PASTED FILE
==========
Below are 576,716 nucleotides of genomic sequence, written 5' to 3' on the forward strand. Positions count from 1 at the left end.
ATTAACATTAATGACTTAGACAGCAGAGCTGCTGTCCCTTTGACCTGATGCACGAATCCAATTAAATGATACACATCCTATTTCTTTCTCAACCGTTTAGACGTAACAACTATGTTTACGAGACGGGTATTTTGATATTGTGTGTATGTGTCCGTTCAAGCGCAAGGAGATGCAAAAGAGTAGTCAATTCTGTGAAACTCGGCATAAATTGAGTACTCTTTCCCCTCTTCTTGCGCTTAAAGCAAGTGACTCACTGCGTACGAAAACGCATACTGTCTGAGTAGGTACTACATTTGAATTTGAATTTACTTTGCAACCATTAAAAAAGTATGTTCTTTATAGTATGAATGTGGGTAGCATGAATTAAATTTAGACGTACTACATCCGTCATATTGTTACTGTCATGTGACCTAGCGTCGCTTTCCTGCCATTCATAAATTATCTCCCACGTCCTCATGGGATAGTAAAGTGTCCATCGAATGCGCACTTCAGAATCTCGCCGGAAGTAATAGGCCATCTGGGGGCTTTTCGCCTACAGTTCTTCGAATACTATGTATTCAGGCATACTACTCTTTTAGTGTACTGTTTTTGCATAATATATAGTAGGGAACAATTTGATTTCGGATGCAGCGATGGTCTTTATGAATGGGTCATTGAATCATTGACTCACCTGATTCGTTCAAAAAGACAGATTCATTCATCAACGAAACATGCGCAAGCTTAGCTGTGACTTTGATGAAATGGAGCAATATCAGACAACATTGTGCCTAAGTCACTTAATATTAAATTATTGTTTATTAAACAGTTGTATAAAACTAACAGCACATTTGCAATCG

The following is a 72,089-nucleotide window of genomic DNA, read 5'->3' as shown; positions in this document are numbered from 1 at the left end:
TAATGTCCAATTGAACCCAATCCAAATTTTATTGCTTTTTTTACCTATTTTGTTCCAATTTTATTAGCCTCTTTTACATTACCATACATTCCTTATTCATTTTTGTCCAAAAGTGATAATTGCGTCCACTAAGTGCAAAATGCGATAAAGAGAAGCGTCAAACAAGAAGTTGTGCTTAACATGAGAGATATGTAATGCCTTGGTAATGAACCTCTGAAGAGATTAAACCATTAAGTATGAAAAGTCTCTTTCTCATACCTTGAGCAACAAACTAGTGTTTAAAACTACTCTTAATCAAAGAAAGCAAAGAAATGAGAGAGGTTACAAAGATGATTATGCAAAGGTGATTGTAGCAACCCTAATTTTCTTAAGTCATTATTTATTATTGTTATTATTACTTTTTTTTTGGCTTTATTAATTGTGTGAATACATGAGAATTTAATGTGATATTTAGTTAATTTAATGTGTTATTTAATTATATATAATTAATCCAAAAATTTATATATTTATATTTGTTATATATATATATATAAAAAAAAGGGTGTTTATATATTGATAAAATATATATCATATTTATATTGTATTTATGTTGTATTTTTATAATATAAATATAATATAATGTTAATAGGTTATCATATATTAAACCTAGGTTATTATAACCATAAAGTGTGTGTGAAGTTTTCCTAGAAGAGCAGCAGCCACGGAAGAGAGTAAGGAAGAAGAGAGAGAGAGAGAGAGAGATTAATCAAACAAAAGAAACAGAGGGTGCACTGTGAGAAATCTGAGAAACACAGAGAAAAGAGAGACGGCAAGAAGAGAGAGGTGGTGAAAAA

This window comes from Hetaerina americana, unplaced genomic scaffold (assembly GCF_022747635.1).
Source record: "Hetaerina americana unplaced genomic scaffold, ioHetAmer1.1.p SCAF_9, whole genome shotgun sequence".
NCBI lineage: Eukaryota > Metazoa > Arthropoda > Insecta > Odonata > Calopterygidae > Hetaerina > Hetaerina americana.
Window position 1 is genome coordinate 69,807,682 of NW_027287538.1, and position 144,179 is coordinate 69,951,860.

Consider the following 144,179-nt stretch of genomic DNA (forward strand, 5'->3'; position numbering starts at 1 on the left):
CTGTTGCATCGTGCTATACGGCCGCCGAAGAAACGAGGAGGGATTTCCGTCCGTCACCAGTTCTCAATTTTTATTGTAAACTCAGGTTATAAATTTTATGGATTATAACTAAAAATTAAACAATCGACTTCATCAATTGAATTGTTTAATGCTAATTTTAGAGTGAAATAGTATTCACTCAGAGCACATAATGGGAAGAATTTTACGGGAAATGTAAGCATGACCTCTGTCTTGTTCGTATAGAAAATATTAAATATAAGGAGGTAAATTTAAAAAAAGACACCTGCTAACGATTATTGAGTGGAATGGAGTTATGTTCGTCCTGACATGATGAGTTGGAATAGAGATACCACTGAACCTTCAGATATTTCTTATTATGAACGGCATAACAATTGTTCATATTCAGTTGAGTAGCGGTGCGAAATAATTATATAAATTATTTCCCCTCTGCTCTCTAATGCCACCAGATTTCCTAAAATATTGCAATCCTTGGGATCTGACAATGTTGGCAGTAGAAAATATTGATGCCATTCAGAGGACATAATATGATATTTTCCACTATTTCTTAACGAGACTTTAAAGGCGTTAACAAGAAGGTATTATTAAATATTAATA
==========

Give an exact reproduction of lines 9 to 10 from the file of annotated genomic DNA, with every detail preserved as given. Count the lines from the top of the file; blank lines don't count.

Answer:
Consider the following 144,179-nt stretch of genomic DNA (forward strand, 5'->3'; position numbering starts at 1 on the left):
CTGTTGCATCGTGCTATACGGCCGCCGAAGAAACGAGGAGGGATTTCCGTCCGTCACCAGTTCTCAATTTTTATTGTAAACTCAGGTTATAAATTTTATGGATTATAACTAAAAATTAAACAATCGACTTCATCAATTGAATTGTTTAATGCTAATTTTAGAGTGAAATAGTATTCACTCAGAGCACATAATGGGAAGAATTTTACGGGAAATGTAAGCATGACCTCTGTCTTGTTCGTATAGAAAATATTAAATATAAGGAGGTAAATTTAAAAAAAGACACCTGCTAACGATTATTGAGTGGAATGGAGTTATGTTCGTCCTGACATGATGAGTTGGAATAGAGATACCACTGAACCTTCAGATATTTCTTATTATGAACGGCATAACAATTGTTCATATTCAGTTGAGTAGCGGTGCGAAATAATTATATAAATTATTTCCCCTCTGCTCTCTAATGCCACCAGATTTCCTAAAATATTGCAATCCTTGGGATCTGACAATGTTGGCAGTAGAAAATATTGATGCCATTCAGAGGACATAATATGATATTTTCCACTATTTCTTAACGAGACTTTAAAGGCGTTAACAAGAAGGTATTATTAAATATTAATA